A Place to Heal

The beach. Some of my earliest memories are in the sand. The ocean breeze on my face. The taste of salt on my lips. I feel a yearning that roots itself deep inside my chest to be near the ocean.

The sun. Hot on my skin, sweat dripping slowly between my shoulder blades and pooling gently in the crevices of my collarbones. In French, they do not say to sunbathe or to lay in the sun. The phrase translates to "obtain the sun," - to get the sun. That is how I feel; the need to obtain the sun.

I like the weather hot. Hot enough to sweat without moving. I like how exhausted and weak a day at the beach can make me feel. I don't think there is a better shower in the world than the one after a day at the beach. A cool, clean, fresh feeling after obtaining the heat all day. I can't get enough of the whole experience. Before, during, and after.

The ocean. I have never been much for swimming in the ocean. I am a great swimmer, but the ocean has always scared me. Waves make me very nervous.

A year ago I visited Fort Lauderdale and swam in the ocean. Alone.

I was finally feeling like my heart was strengthening from the wounds of both my divorce and letting go of a love I was convinced was over. On that trip I received a clandestine message that a letter had been mailed to me. A letter of renewed love, a letter asking me desperately to come back, to believe, to wait, to love wholly again, to risk bigger than my heart ever had before.  A letter I so badly wanted and couldn't bring myself to believe would ever travel to me. But it did.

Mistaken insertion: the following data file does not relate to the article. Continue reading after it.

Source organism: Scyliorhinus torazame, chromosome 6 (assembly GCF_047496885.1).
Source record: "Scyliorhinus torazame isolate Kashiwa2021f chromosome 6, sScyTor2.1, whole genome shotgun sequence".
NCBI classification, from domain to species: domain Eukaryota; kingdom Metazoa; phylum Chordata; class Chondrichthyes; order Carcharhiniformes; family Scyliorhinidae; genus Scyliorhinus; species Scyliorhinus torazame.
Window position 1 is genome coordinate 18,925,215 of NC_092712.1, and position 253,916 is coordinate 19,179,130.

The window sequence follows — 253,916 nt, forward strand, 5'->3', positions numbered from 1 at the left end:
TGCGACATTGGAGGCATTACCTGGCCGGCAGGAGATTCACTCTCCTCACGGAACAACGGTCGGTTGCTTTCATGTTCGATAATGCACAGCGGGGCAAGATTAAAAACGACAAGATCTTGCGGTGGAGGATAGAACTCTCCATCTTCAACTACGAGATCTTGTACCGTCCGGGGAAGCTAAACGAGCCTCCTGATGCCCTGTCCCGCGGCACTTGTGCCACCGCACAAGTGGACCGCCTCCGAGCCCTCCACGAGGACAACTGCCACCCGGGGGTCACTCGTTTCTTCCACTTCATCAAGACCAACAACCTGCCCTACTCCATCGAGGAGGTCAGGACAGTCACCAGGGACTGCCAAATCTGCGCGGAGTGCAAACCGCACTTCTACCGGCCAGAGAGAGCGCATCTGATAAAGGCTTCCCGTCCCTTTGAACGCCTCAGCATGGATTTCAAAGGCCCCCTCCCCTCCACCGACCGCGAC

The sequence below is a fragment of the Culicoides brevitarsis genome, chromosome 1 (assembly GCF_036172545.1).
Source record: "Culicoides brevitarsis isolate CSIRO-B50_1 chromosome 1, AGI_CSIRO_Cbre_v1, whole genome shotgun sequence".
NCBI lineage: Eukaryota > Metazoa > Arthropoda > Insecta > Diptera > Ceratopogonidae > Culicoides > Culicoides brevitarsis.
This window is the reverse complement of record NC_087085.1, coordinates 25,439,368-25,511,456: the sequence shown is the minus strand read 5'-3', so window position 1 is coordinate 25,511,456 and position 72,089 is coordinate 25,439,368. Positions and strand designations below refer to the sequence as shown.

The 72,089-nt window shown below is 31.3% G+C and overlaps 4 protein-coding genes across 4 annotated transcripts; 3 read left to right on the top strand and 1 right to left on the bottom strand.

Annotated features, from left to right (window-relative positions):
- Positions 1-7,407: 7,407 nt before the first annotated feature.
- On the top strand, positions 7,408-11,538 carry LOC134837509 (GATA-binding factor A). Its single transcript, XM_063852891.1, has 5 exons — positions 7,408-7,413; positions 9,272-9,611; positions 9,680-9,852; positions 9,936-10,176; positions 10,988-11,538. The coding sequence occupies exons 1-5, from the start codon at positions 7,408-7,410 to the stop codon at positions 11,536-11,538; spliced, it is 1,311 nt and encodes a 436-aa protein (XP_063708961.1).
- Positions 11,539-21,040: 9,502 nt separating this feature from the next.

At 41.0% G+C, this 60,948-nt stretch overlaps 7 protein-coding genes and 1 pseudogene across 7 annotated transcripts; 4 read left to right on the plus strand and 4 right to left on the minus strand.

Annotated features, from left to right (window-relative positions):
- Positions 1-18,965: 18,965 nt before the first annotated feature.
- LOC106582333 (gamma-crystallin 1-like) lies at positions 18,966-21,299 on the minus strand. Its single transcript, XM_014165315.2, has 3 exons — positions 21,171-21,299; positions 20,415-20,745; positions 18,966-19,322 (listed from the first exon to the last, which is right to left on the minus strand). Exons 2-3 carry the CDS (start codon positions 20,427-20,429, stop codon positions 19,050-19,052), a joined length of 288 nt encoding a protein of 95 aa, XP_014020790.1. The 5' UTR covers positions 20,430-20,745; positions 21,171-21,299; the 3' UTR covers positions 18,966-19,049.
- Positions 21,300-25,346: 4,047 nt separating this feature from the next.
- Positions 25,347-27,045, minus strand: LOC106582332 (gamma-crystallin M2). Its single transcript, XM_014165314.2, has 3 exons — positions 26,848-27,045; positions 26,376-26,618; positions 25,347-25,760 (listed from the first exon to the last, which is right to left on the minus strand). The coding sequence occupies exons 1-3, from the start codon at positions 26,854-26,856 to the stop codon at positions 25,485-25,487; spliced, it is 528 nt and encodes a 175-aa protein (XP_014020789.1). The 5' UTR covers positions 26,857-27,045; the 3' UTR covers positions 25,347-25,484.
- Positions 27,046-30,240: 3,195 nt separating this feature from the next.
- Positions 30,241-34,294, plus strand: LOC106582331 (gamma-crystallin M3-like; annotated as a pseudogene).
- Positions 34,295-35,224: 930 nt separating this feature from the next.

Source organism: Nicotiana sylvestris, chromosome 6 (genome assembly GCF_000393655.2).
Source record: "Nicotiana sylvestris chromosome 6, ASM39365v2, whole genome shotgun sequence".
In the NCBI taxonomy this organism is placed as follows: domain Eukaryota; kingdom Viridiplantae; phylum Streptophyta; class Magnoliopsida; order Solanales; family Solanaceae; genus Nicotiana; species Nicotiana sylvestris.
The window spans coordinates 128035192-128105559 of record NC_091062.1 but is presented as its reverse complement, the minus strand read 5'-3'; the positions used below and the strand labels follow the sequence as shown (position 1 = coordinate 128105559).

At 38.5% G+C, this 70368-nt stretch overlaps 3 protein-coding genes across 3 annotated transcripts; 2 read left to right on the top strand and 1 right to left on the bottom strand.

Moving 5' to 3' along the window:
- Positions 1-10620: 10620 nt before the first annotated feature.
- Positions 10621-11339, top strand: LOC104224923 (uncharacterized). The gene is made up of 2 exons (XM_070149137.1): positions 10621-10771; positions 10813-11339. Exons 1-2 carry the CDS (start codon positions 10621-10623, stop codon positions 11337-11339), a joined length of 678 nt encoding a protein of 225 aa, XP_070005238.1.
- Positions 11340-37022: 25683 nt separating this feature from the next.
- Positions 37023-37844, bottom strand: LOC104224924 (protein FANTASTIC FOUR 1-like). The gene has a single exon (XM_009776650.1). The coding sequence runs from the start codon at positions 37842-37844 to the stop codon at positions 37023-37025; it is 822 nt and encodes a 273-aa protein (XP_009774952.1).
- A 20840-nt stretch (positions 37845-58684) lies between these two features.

My heart was so frightened. And I walked into the ocean. 

It was warm and calm and felt like an ocean made only for me. I loved sinking into the water. The cooling effect. The salt that stung my eyes and jolted my tongue when I licked my lips. The water here seemed to make my heart lighter and softer, like the shore sand it smoothes.

And as I floated I made a decision to love despite all my fears. To pry my heart open wide enough for the most impossible love to crawl inside. In that moment I believed in destiny. I believed all the words and promises and hopes as the ocean held me afloat. The fear I felt behind my heart made my fear of the ocean seem so insignificant. The risk of breaking my own heart, again and bigger than ever, made the fear of this water seem like child's play.

The beach acts as a time warp for me. It's as if the clock's hands spin but I stand still. I swear each hour feels like minutes. I don't get bored or keep track of time.

The beach holds my body memories of a lifetime of love and heartbreak.

The sand. I love the grit of sand. The scratchy texture in between my toes and on my sweaty skin. In Malibu this January, I spent the day at the beach without beach towels or chairs. The sand wasn't too hot, and I laid in it for hours. It was glorious.

Sandy. Sweaty. Salty. The most perfect combination.

So I run to the beach because it is where I am honest with everything that swirls inside of my heart and head. My hands shake as I get close because I know the existential possibilities the beach holds for me. It is where I let my guard down with myself. It is where I sit quietly and patiently with myself. It is where I listen more carefully to what is true inside of me. It is where I judge myself a little less and am able to be a little gentler with myself. It is where I can allow myself to cry comfortably and smile without reason. It is where my soul feels full. It is where I am happy. It is where I exist in the full glory and horror of my own human condition.

And it is where I heal, and God knows we all need a place to heal.